We went to see the film this weekend and on the way home Daughter and the Resident IT Consultant ‘fought’ over who’d get to read it first. It’s probably a reflection on them having enjoyed the film… As did I. The director, Greta Gerwig, is quite possibly a genius.

Starting at the end made a tremendous difference. If nothing else, it created a sort of Schrödinger’s Beth; you never knew whether she was still alive, or not. At times it was a little hard to be sure where in the story we were, although the length of Jo’s hair helped.

I hope lots of young readers will see this film, and not just us oldies who know what to expect. I hope it means they will read the book, and that it will change many lives. Apart from my early dislike of the title, I grew up at a time when classics got the attention they deserve. Now, I suspect most younger readers stick with new fiction [because there is so much of it]. Emma Watson has helped, by hiding/leaving copies of the book in London, as well as thousands across the UK as a whole.

Find it, read it, and leave it for someone else to discover.

Louisa May Alcott, Unga kvinnor

Letters from Tove

I’d like to think that even people who don’t know anything about Tove Jansson would enjoy reading her letters. As the publicist for the English translation of Letters from Tove said, one can enjoy dipping in, reading a bit here and a bit there. You sort of eavesdrop on Tove’s life, which looks to have been both long and full of events.

Tove Jansson, Letters from Tove

The translation by Sarah Death is so spot on, that if I didn’t know whose letters I was reading, I could easily believe they were from a young, arty English girl. At least, were it not for the people Tove writes about, and the recipients of the letters.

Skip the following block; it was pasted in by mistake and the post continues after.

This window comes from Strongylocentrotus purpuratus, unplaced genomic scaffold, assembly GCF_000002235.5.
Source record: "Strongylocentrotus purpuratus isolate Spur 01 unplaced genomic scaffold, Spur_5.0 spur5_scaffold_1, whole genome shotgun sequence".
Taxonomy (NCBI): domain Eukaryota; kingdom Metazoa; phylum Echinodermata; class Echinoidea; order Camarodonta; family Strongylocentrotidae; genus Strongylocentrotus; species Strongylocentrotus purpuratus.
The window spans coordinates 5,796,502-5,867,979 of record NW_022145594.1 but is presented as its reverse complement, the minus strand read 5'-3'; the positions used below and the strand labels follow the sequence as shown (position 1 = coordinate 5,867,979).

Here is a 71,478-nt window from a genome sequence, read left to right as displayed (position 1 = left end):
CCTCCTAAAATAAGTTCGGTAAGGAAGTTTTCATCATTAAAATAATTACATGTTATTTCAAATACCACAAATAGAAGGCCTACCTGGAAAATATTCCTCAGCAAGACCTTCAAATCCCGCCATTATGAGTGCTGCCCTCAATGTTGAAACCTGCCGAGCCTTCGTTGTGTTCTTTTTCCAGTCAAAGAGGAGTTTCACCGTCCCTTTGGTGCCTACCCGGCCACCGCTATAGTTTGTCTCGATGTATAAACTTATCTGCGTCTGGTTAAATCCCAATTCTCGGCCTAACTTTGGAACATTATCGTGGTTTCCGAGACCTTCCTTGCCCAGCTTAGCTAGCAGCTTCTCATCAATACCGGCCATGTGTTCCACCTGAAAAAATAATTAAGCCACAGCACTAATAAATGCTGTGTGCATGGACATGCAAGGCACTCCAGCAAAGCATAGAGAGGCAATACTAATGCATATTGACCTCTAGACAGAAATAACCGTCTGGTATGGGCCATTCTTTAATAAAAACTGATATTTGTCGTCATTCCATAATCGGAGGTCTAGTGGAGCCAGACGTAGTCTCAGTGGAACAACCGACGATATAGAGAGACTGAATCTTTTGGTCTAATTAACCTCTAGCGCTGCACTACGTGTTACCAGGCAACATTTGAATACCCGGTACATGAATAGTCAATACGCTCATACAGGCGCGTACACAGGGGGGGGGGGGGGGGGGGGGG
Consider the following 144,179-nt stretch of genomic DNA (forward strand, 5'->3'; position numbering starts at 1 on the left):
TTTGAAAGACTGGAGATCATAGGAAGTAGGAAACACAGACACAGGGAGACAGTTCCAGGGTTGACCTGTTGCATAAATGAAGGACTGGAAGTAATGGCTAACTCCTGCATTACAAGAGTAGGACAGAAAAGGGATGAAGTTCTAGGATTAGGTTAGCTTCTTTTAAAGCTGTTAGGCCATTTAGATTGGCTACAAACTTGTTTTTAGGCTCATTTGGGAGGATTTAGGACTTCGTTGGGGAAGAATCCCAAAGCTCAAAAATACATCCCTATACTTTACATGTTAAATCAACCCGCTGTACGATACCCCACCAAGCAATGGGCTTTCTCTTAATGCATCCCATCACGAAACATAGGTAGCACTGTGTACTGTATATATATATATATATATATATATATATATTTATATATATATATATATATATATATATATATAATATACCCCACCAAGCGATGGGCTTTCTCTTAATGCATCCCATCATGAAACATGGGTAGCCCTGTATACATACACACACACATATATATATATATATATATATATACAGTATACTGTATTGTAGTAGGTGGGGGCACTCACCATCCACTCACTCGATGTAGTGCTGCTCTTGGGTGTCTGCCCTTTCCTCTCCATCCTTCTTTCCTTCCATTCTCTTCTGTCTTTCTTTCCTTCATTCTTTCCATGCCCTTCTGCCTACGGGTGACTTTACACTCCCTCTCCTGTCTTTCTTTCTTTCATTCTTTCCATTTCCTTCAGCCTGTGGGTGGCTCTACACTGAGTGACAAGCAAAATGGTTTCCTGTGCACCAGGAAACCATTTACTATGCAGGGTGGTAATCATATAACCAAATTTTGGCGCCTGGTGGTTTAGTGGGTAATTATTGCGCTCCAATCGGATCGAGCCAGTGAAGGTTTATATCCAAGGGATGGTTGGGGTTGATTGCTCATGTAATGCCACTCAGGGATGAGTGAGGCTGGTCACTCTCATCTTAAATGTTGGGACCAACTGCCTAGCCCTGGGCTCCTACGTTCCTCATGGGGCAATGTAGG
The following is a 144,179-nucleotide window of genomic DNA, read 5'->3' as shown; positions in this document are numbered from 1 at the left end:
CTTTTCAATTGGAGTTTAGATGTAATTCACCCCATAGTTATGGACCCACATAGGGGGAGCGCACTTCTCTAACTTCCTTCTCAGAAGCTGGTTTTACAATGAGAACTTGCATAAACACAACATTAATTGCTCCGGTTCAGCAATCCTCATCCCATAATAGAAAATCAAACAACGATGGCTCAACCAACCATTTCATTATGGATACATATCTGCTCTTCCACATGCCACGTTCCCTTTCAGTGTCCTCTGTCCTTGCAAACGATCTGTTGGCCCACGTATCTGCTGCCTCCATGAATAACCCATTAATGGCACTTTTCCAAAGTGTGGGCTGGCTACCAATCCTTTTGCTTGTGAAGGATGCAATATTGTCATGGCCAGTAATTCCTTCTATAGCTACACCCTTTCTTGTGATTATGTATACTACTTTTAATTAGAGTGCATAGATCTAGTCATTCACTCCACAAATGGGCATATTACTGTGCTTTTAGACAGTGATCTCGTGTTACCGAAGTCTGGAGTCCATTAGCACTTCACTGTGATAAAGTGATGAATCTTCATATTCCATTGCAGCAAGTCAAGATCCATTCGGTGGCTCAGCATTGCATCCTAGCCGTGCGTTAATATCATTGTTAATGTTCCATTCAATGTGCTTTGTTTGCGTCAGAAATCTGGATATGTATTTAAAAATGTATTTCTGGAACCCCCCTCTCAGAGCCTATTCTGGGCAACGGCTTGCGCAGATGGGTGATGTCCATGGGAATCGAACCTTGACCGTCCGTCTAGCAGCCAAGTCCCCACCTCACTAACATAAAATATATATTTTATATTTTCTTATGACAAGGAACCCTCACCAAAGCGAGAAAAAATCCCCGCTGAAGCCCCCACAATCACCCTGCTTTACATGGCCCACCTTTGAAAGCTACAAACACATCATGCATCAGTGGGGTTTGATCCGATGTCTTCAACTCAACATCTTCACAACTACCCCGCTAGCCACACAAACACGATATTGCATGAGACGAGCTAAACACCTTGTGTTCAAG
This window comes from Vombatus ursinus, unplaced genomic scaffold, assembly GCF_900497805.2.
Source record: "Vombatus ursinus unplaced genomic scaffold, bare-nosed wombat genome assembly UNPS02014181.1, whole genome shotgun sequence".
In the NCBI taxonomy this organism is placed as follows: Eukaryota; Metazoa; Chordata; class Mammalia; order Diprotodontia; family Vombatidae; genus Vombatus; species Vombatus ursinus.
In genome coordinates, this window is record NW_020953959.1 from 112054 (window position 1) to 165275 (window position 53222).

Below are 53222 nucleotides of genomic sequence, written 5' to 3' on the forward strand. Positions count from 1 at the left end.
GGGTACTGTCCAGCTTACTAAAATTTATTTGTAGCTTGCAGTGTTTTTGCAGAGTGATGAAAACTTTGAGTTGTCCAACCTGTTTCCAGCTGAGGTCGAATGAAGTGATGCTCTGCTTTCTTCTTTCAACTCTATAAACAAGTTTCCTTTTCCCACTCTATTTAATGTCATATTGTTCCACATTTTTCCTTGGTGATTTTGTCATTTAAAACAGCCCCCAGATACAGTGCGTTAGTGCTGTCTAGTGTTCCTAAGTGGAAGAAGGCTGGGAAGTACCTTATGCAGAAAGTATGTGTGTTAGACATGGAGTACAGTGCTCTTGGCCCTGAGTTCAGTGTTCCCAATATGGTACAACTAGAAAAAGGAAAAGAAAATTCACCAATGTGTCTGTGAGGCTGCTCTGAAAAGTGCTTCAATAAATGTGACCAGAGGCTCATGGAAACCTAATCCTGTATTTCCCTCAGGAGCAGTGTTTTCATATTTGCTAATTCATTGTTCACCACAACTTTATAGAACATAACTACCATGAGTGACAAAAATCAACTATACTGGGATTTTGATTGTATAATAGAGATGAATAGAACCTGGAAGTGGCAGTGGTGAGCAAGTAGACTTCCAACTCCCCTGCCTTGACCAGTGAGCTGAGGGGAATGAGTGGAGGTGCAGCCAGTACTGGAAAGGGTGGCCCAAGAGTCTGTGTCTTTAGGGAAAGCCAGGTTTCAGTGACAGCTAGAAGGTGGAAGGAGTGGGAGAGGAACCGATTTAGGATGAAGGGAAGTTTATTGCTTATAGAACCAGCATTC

For the most part I don’t know who they are. Some are obvious, others might be names I vaguely have heard of, being Swedish. But many correspondents are just that, someone Tove knew and exchanged letters with. The Resident IT Consultant felt he didn’t know enough, but I suspect that’s because he believed that a Swedish speaker would automatically know all about Tove’s people.

Well, we don’t, and the book is more exciting for it. It shouldn’t come as a surprise that someone Tove’s age would have spent time in prewar Paris, mixing with other arty people. But somehow I’d not thought about this. And I know the grass is often greener, but I am always struck by how interesting life in the past seems.

And then there is the more normal life at home, which is surprisingly normal, even for non-arty me, so much younger than Tove. It’s as if there is something timeless and Nordic about certain aspects of how we live.

I think this will be interesting to read, whether or not you are a Moomin fan. And perfect to keep near you for dipping into. There are many years of numerous and long letters to discover.

(Starting today as Book of the week on BBC Radio 4.)

Vikings in Wexford

I’m a bit late to this, but found Eoin Colfer’s column for the Guardian on where he’s from (Wexford) such fun that I just have to force the link on you.

And I didn’t know about this, despite two interviews and countless encounters and conversations. Just goes to show you need to know to ask the right questions.

Also just goes to show how almost anything can set the imagination rolling, be it the Viking [Bookwitch] village underneath Wexford, or Philip Ardagh’s beard (for which there is no explanation and I will assume Eoin was merely being polite…).

Suffice to say, Eoin’s Dad sounds like a great father, and I’m very pleased to discover that there is in fact a requirement for all Irish writers to write a fairy book. It’s only right.

I also understand the issues between the Lower Elements and the humans far far better now. Bring on The Fowl Twins!

Emma

‘Awesomely Austen.’ ‘Witty words by Katy Birchall.’ Those are book cover quotes to make my heart sink a little. Surely you can sell a shorter, rewritten version of one of Jane Austen’s novels more seriously?

Despite approving of Daughter’s long ago short Brontës, I wasn’t sure. I asked the Resident IT Consultant. Together we arrived at the conclusion that it’s fine. Anything that gets younger readers read a classic is fine.

So here you have Katy Birchall’s Austen Emma in 210 pages, with ‘delightful doodles’ by Églantine Ceulemans. It’s a pretty volume, and I’d say it covers what you need from Emma, when you’re eight or ten. After all, it’s a book about adults. It needs to be made more accessible.

I just hope the reader doesn’t then go on to consider themselves as having read Jane Austen. I hope that one day he or she will discover, much to their delight, that there is a longer version of Emma.

Along with this Emma, there is a new Pride and Prejudice and a Persuasion, by Katherine Woodfine and Narinder Dhami respectively, with the remaining three novels to follow.

Awesomely Austen